Many gardeners enjoy the competition of growing the largest vegetables and flowers. Think 100-pound cabbages and pumpkins that gain 25 pounds in a day. These gargantuan veggies don’t happen by accident; they take planning and care.
To compete seriously with the seasoned giant vegetable growers, you’ll need to put considerable effort into your soil, choice of site, and your gardening technique. But to get you started having some fun growing giant-sized vegetables, here are some easy steps toward success.
Choose the Right Seed
Serious giant growers will often seek out rare seeds to grow. You can start a giant lineage by selecting a promising variety, like Atlantic Giant Pumpkin or Old Colossus Heirloom Tomato, and then saving the seeds from your largest fruits for planting next year. (This only works with open-pollinated varieties, so steer clear of hybrids if you plan to save seeds.)
You may have to do some research on varieties that dependably grow into giants, but the name usually gives it away, like Russian Mammoth Sunflower, that grows upwards of 17 feet tall. Here are a few suggestions to get you started.
- Cabbage: Northern Giant Cabbage (100 pounds)
- Carrot: Japanese Imperial Long Carrot (12+ inches long)
- Cucumber: Mammoth Zeppelin Cucumber (16 pounds)
- Gourd: Giant Long Gourd (120 inches)
- Onion: Kelsae Sweet Giant Onion (15 pounds)
- Pepper: Super Heavyweight Hybrid Pepper (1/2 pound)
- Pumpkin: Atlantic Giant Pumpkin (400 to 1000 pounds)
- Squash: Show King Giant Green Squash (400+ pounds)
- Sunflower: Grey Stripe Giant Sunflower (2-foot heads)
- Tomato: Old Colossus Heirloom Tomato (2+ pounds)
- Watermelon: Carolina Cross (Giant) Watermelon (200 pounds)
To beef up the soil, spread some manure or compost the fall prior to planting. If you’re serious about competing, consider having a complete soil test done and replenish any nutrients and micro-nutrients that are lacking.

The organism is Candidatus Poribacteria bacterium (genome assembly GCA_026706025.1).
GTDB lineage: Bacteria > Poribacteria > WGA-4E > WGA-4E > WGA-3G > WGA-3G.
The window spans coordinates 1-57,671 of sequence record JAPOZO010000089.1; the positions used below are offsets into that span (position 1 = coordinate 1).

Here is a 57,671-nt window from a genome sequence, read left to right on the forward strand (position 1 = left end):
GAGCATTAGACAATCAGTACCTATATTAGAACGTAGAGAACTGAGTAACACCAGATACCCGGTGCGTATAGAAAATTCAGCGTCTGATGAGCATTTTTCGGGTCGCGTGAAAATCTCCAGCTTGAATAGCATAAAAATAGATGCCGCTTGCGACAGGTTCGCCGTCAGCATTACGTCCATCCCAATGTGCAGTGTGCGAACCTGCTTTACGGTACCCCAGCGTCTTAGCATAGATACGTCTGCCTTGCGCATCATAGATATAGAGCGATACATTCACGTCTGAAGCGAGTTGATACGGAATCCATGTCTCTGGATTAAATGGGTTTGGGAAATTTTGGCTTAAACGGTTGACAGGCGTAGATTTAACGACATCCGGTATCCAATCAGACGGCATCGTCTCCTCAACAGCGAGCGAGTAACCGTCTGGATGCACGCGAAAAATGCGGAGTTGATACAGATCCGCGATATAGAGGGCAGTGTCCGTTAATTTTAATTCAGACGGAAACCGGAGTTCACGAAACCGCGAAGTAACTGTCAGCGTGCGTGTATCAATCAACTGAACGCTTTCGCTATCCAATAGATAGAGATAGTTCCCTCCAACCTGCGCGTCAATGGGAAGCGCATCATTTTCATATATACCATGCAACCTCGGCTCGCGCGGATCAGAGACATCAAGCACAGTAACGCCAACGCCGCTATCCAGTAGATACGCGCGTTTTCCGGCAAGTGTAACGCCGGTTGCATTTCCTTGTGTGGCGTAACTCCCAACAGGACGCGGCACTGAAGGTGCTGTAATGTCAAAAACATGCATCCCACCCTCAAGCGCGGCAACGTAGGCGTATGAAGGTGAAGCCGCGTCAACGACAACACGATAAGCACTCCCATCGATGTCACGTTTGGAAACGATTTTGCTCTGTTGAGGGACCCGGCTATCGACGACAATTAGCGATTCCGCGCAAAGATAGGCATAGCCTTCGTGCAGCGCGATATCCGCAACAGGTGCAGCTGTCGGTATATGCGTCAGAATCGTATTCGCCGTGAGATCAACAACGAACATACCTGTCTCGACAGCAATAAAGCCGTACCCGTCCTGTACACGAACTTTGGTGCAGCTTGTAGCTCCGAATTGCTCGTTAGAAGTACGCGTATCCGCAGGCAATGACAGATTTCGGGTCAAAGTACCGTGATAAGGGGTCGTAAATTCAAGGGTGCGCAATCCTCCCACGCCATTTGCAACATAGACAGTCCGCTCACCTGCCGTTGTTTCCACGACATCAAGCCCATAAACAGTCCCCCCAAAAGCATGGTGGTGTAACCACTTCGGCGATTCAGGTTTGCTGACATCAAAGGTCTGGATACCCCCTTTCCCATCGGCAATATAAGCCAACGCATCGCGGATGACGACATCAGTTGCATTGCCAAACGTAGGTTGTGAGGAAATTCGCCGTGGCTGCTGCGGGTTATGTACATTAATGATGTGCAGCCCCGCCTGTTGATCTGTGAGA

Giant vegetables tend to grow in quick spurts, so they need lots of food. Slow acting organic fertilizers added at planting time will ensure that the food is there when the plant needs it. It will also make for healthier soil and fewer pest problems.
If you’re growing the plant for the fruit, like pumpkins and tomatoes, you’ll want a fertilizer that’s high in potassium and phosphorous, the last two numbers on the package. If you’re growing a leafy vegetable, like cabbage, you’ll want a higher nitrogen number.
Giant vegetables won’t be as tolerant of sporadic watering as the common garden vegetable would be, and even the common vegetable is touchy about not getting its one-inch per week. You have to provide regular deep watering, or your fruits will either languish or split. You can use drip irrigation on a timer that compensates for rain, so there are no slip-ups. While your plants need regular water, they will not prosper in extremely wet soil.
Thin to Just the Best Fruits
The more fruits on your plants, the smaller they will be. If they have to compete for nutrients, they’re never going to be giants. So prune or pinch out all but about three of the largest, healthiest looking fruits. Later in the season, you might want to thin down to just one, but keep a couple of extras at the beginning for insurance.
Don’t worry about too much foliage. The foliage is what will be feeding the fruits and helping them grow larger.
Keep a Close Watch
Pests and diseases can move in quickly and ruin an entire crop, especially when there are only a handful of fruits. Check your plants daily and correct any problems immediately. Try and remove troubled areas by hand, since using chemicals can disrupt the plant. Hopefully, since you’ve given your plants every advantage, problems will be few.
Now comes the hard part: You have to be patient. Look, but don’t touch. Too much fussing with your plants is as bad as too little. Give them the space they need to thrive and enjoy watching them grow.
If you find yourself addicted to growing giant vegetables, talk with the competitors at your local county fair. Some will be coy, but many are very open and generous with their knowledge. They’ll know who has the best seed and will be happy to discuss technique with you. There may even be a regional Giant Vegetable Growers organization in your area.
For a humorous, but very informative peek into growing giant pumpkins, check out the book “Backyard Giants: The Quest to Grow the Biggest Pumpkin Ever” by Susan Warren. The author follows competitors through an entire growing season and gives plenty of tips along the way.
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